It seems like everyone is talking about the tragedy in Connecticut these days. Mass emails. Off the cuff comments in person. Short posts on facebook trying to describe ideas that are way too big for one little “status update”.
What have I noticed? Far too many of them are trying to assign blame. Far too many of them are finger pointing. Far too many of them are angry or hurtful. I guess it is natural to go through a blaming stage during the grief process. But it saddens me that something so tragic is dividing people even more. It’s causing the hurt to spread, to mutate, to triumph.
What if we spent a few days in quiet? What if we spent a few days praying for those little children and their families…. Asking God to give them comfort or counsel or love? What if we spent a few days trying to love our neighbors before trying to “fix” anything? Certainly there is something wrong with our society which allows for events such as these. But how can angry emails and finger pointing facebook posts solve this?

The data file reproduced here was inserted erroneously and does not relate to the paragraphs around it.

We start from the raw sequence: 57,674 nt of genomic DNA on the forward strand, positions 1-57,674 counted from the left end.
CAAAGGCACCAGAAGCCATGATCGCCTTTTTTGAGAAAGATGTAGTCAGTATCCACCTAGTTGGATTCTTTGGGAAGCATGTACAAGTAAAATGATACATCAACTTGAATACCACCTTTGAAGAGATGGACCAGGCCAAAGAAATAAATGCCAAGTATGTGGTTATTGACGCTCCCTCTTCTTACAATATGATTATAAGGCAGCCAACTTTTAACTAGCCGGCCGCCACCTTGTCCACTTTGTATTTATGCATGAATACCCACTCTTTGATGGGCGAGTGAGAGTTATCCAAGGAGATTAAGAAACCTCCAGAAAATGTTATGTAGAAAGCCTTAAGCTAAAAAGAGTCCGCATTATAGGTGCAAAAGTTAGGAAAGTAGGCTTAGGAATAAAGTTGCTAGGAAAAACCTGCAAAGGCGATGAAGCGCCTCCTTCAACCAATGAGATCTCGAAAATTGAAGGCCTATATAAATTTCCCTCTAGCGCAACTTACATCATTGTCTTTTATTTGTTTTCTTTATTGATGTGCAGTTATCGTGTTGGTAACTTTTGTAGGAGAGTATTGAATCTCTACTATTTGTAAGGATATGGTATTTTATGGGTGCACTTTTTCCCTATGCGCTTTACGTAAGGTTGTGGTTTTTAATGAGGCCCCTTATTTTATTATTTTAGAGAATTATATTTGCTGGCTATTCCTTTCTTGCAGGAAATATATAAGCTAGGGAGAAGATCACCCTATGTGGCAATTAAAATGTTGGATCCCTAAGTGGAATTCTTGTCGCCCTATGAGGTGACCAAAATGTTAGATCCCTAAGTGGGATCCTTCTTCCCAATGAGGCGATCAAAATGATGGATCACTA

When I first read about the shootings I was in shock and disbelief. Then the grief hit. But very soon after I was just glad it was not me. I was glad that my little boy was safe. Does that make me a horrible person? I’ll admit it anyway. In the midst of all that shock and grief I said a prayer of thanks to God that my son is healthy and safe. I cannot even imagine what those parents are going through.
And as the tears streamed down my face I turned and looked at my boy. “Mommy’s going to be ok,” he said.
I’ve given him lots of extra hugs and kisses these last few days. And extra snuggles at bed time. This evening as we went about our bedtime routine, it came time for snuggles. I felt his weight on my chest, and his soft skin against my lips. I felt him relax to the sound of my voice. I listened to his chest rise and fall, rhythmically, over and over. And I gave thanks to God for each breath.
I don’t know what the solution is. But in the aftermath, I’d like to spread love and gratitude rather than more hate.